I don't know. Perhaps it has something to do with the salinity of saltwater aquariums making the fish less hardy, as any diseases that form are strong enough to overcome the salt. They need more water because they are more sensitive, why they are more sensitive I don't know xD 

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9 hours ago, Kassousminou said:

I think she meant an actual aquarium ...

Ohhh like the big ones with marine displays? Sorry, thought she meant an aquarium syore.

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4 hours ago, tanki60o said:

Ohhh like the big ones with marine displays? Sorry, thought she meant an aquarium syore.

HA...sorry, yes i mean the BIG HUGE aquariums that they have at the zoo....or at sea world :-) 

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The process for keeping saltwater fish is pretty much the same for what ever size tank you use, from say 55 gallons up. Same amount of salt per gallon, similar temperatures and water circulation. External sump type filters have a greater capacity normally and are used for most tanks as are UV filter components. When you add the cost of salt, the extra time involved in tracking the water condition, the necessity of a UV filter and a Sump filter/Wet or Dry, you have more invested and requires more of your time. My personal experience was with a 125 gallon acrylic tank several years ago, and it required a lot of time and effort to maintain.

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On ‎3‎/‎14‎/‎2017 at 6:41 PM, tanki60o said:

I don't know. Perhaps it has something to do with the salinity of saltwater aquariums making the fish less hardy, as any diseases that form are strong enough to overcome the salt. They need more water because they are more sensitive, why they are more sensitive I don't know xD 

These fish have grown up in nearly limitless water for which they have adapted. When placed in the small confines of a tank they are much more sensitive and susceptible to disease and anything that the limits of the tank can be responsible for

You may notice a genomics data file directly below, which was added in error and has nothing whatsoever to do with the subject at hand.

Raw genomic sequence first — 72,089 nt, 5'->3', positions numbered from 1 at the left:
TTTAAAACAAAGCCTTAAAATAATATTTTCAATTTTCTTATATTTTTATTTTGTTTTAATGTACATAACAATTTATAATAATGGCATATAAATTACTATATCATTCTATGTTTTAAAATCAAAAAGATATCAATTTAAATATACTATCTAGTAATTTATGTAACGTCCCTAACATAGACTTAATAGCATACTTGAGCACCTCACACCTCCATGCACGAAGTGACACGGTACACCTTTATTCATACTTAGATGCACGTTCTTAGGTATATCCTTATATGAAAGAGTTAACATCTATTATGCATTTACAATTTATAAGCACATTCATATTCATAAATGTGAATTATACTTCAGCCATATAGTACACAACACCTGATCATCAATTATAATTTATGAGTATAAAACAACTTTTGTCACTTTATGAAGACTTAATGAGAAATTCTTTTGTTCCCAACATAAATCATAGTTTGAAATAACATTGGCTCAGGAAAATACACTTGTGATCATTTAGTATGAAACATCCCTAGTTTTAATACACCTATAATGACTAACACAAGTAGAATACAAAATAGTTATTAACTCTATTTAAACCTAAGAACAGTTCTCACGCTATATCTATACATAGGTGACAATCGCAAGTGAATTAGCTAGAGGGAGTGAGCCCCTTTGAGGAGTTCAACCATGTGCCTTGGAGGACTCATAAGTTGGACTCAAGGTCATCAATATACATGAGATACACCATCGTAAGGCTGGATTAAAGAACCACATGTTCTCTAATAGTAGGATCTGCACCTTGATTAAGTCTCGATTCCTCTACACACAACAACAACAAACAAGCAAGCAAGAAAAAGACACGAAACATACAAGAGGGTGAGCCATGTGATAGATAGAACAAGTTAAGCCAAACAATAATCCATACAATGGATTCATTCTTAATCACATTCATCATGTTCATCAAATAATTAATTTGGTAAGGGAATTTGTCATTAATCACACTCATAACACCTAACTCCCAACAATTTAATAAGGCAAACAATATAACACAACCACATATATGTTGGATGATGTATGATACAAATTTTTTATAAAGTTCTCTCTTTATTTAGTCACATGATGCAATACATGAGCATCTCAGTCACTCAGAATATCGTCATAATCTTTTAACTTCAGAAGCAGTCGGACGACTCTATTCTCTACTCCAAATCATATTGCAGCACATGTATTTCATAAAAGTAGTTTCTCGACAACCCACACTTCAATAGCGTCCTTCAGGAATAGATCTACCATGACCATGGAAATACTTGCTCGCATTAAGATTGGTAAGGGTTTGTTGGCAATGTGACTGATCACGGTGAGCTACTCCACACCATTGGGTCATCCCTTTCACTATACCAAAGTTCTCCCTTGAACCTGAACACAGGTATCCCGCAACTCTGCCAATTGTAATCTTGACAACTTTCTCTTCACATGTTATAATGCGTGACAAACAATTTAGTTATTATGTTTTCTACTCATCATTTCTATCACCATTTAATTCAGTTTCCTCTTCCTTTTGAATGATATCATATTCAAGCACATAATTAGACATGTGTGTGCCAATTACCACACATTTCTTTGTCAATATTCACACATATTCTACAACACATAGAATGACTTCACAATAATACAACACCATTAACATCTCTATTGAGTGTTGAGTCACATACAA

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On 4/20/2017 at 1:13 PM, Walt said:

These fish have grown up in nearly limitless water for which they have adapted. When placed in the small confines of a tank they are much more sensitive and susceptible to disease and anything that the limits of the tank can be responsible for

That's true. But most of the fish are tank bred, not wild caught.

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4 hours ago, tanki60o said:

That's true. But most of the fish are tank bred, not wild caught.

Actually saltwater fish are almost always wild caught, there's only a couple of species that are reliably bred in captivity (clownfish, a few gobies, some seahorses?). There was a huge celebration a couple months back that an aquarium had finally managed to successfully breed a blue tang, before that it'd never been done. 

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Would that imply we're not really providing an adequate environment for most salt water fish? If they were truly at home in tanks I'd think they'd breed readily. 

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Saltwater ecosystems are super complicated and specialized. Getting them to spawn and stuff is one thing but raising the fry is a lot more difficult. A lot of species naturally travel through a variety of environments as they grow with different salinity/temp/diet needs. You need every obscure little food they might eat given in the right amounts at the right times.